Do Executives Really Believe in Great Customer Service?

A new report from the Institute of Customer Service (ICS) suggests that the suspicion of many customers is actually true – that most executives have no idea what their customers really want. In addition, these same executives are charged with ignoring the ideas coming from their frontline teams because the board already “knows” how to run a business.

The statistics from the ICS research (which questioned 650 UK employees) paint a sorry picture:

  • Only 51% of line managers believe that their executive team is interested in customer insight
  • Fewer than half of line managers believe that their executive team understands what the customers want
  • Just 36% of line managers believe that customer ideas for service improvement are listened to
  • Only 28% of the companies questioned in the research have an executive at board level with customer service responsibilities

This analysis of the ICS research in Forbes magazine lists some examples of UK companies that are taking customer service seriously:

  • At Boots, customer service is the first thing on the agenda at every board meeting
  • The CEO of Halfords was hired specifically because of her track record on improving customer service at McDonalds.
  • Supermarket chain Morrisons has created a staff bonus scheme that directly connects the bonus paid to customer satisfaction.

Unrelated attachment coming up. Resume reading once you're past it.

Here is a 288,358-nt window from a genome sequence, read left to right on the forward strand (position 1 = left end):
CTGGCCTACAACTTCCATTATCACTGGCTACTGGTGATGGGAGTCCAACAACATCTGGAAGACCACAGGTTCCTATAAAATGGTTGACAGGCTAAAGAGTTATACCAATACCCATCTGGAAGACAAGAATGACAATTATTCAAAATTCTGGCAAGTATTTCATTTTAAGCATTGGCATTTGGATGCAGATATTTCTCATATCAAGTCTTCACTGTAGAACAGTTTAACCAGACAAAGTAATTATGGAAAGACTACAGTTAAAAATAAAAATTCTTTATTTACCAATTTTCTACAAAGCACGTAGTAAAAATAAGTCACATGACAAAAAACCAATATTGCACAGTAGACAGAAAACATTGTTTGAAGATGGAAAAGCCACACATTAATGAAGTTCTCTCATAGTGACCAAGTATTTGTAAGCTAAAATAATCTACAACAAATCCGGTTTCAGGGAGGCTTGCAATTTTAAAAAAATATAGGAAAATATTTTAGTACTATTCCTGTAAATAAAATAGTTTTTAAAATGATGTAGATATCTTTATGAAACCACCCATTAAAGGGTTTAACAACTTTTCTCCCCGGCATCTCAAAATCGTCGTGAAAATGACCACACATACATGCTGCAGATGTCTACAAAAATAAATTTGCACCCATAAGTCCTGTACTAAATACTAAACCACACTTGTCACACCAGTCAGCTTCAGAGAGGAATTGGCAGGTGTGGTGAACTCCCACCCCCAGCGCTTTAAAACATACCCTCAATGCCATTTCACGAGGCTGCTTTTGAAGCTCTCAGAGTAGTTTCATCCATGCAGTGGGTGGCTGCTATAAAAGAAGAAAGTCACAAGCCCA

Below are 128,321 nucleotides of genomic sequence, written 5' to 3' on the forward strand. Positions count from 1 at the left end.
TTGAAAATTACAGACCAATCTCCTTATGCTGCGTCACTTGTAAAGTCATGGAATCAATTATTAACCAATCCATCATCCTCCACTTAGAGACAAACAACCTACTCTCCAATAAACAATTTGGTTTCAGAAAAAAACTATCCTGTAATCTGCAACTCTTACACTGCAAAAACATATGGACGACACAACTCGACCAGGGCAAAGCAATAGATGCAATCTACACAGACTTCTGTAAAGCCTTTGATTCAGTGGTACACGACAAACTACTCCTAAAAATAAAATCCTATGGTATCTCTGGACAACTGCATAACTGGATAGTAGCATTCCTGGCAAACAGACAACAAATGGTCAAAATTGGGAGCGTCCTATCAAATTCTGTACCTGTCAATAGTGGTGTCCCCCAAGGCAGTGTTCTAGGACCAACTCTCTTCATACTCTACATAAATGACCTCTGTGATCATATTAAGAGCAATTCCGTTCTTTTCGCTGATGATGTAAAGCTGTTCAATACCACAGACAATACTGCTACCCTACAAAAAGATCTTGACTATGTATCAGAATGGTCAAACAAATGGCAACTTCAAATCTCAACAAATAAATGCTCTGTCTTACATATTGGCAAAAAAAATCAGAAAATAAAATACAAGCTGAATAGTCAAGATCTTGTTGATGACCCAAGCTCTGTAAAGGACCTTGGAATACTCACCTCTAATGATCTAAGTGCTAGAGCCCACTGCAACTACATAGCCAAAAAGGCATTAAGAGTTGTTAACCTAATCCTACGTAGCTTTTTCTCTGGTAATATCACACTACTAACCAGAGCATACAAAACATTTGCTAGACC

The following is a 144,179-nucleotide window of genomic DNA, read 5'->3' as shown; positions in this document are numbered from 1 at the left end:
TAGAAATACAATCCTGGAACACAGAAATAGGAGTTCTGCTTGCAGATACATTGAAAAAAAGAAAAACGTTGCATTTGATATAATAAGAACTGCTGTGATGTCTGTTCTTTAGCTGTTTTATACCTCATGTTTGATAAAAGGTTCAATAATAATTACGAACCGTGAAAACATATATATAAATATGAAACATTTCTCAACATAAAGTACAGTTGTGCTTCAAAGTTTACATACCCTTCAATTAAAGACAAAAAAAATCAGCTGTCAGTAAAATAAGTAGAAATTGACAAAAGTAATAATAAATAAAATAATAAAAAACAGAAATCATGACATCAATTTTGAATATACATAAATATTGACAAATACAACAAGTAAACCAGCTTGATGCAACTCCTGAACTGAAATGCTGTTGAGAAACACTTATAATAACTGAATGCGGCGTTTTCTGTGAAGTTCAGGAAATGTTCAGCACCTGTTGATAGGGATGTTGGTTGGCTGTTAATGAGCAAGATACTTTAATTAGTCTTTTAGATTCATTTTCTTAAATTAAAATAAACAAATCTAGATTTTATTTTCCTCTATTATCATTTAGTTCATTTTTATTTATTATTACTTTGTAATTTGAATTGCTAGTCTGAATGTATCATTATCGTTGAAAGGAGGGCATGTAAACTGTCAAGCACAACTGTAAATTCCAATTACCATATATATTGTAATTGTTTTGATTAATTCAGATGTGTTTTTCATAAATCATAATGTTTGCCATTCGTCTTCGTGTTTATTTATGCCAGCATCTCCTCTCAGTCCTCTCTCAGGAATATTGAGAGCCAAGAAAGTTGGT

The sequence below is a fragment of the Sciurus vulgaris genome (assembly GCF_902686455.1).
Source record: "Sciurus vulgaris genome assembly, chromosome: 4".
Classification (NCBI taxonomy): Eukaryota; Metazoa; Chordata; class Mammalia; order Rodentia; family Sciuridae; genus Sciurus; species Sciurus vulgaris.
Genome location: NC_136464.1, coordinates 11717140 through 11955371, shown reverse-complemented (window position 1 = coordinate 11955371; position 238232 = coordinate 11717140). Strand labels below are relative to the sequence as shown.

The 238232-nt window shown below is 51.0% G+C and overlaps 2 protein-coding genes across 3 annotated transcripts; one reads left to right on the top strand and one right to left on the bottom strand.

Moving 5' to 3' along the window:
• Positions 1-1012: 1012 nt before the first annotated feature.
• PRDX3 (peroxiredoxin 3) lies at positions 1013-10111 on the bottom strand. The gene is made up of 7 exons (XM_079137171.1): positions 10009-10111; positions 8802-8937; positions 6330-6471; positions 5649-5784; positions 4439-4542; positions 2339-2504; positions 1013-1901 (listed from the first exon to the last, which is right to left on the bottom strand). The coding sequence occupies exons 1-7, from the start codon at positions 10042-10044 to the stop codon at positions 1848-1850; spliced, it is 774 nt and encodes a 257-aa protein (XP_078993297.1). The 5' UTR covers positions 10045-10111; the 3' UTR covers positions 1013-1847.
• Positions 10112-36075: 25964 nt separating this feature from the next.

I think that it’s great to see these well-known brands putting the customer experience at the top of the executive agenda, but as the ICS research shows, far too many companies are detached from what their customers really want.

Several industry analysts have noted that this is becoming a key strategic battleground. Smart company executives are already placing the improvement of the customer experience above reducing cost and increasing profit on their list of priorities because these leaders can see that customers are expecting more. The brands that ignore what their customers want will soon find that this has become more important than they could ever imagine.

However, I believe that smart companies with go further than just including customer experience in their list of board priorities. The way that companies are structured today has to acknowledge that in the age of the customer, business is different. Companies needs to understand – far more than ever before – how customers think and behave.

Every customer-facing function within the organisation needs to be connected and synchronised. This includes customer service, but also advertising, marketing, sales, and functions like PR that reach out to the media. All these functions create an impression of the brand with the end customer and therefore they need to be managed together.

This is why the board needs an executive with a customer experience focus, not as a token gesture, but in a genuine coordination role managing any part of the business that faces externally.

The ICS research shows that many companies are not thinking this way yet, but this creates opportunity for those that are ahead of the curve and realise the importance of their customer relationship.

What do you think of the ICS research and the idea that boards need to be focused on the customer experience? Leave a comment here or get in touch via my LinkedIn.

The boardroom

Photo by Eli Sagor licensed under Creative Commons.

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This entry was posted in Contact Centres, Current Affairs, Customer Service, Strategy and tagged , , , , , , , , , , , . Bookmark the permalink.

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